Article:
• But playing together like an NT child doesn’t bring joy to your child… just like dating and bars and dancing doesn’t bring ME joy. At 26, I’m supposed to want those things. I don’t. I don’t want my mom to hate my autism because I want different things. Just because your daughter may grow up to live a very different life doesn’t mean it has to be an unhappy life. She can grow up to embrace who she is and find joy in her joys. Your daughter is handicapped (disabled, is the term that is generally accepted) because of society. If we lived in a world where 67 in 68 people were autistic, then YOU, with your eye contact and nonstop chattering and “white lies” (I’m describing the typical NT, not necessarily YOU) would be disabled. Instead of wishing your child could be someone she cannot and will never be, why not seek to change society’s perception of her and help to create a more inclusive world, if only a microcosm, where she will thrive?

      • Hey, Lydia, I appreciate your response. I hope I’m not being antagonistic here, but the reality is we don’t live in a world where autism is the norm. And the main issue for me is that my daughter can’t be safe or independent in this world. I do work to educate and make aware those around us who are not part of the autism society. However, I see deficits that do affect my daughter’s potential happiness: I do, for example, see her watching other children, and it seems to me that she does want to join in, even if it’s only for a minute. And she can’t. She doesn’t know how. We’ve done structured play dates, and integrative therapy groups, and lots of social events that are sensory friendly. Still, she doesn’t know how to approach others, and I see her try and fail.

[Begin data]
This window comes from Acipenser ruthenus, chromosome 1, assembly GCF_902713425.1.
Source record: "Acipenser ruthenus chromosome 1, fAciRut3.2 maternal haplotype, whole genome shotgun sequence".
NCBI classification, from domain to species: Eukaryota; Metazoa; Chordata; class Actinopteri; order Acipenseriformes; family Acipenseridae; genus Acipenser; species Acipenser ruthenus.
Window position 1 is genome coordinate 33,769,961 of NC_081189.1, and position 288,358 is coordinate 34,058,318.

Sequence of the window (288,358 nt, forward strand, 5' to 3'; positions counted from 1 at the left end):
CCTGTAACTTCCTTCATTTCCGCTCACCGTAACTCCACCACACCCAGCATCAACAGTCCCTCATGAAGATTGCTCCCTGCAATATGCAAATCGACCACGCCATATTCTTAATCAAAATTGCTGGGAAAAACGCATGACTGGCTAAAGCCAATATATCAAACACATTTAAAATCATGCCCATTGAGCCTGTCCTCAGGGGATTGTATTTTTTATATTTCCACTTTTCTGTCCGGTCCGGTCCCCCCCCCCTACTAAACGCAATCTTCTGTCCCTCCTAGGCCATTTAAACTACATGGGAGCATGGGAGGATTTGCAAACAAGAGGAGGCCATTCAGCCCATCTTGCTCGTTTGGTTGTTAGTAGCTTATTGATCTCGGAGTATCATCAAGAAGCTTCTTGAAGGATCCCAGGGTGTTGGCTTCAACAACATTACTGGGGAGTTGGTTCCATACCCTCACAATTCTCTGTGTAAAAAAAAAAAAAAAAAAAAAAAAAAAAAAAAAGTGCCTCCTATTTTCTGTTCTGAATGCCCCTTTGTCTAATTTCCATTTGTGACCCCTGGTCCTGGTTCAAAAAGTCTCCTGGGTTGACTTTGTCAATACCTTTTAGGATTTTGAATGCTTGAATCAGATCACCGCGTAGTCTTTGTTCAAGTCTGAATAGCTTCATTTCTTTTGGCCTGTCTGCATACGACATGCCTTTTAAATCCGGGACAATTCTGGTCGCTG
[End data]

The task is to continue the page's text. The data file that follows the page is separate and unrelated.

She probably will be a happy grown up because my husband and I are working hard to make sure she has what she needs, and the state is working to provide therapists and other services. She has a sunny disposition, and is making excellent progress in controlling her anxiety when the unexpected happens or when a sound or sight she doesn’t want to experience presents itself to her. But she will always (I think) be more vulnerable and less safe than I want her to be. And that makes me sad.

        The big question for me is whether my daughter will be able to create and then carry with her the specialized drill you describe to make the holes compatible to her unique peg. Will she be able to advocate for herself as you do? Will she find a way to communicate her feelings, desires, thoughts and theories as you do? I sure hope so.

        In the meantime, it may not be autism itself that I hate — or what makes my daughter who she is. But I do hate the way our lives are made more difficult by this condition — whether that’s the fault of the syndrome itself, our society’s response to it, or my own attitude I don’t know.

  2. I cannot tell you how very much I appreciate thoughtful discourse on this subject. I feel absolutely no antagonism in your words, and I hope you know that I mean none with mine (if I do sound antagonistic, it’s not on purpose–I promise).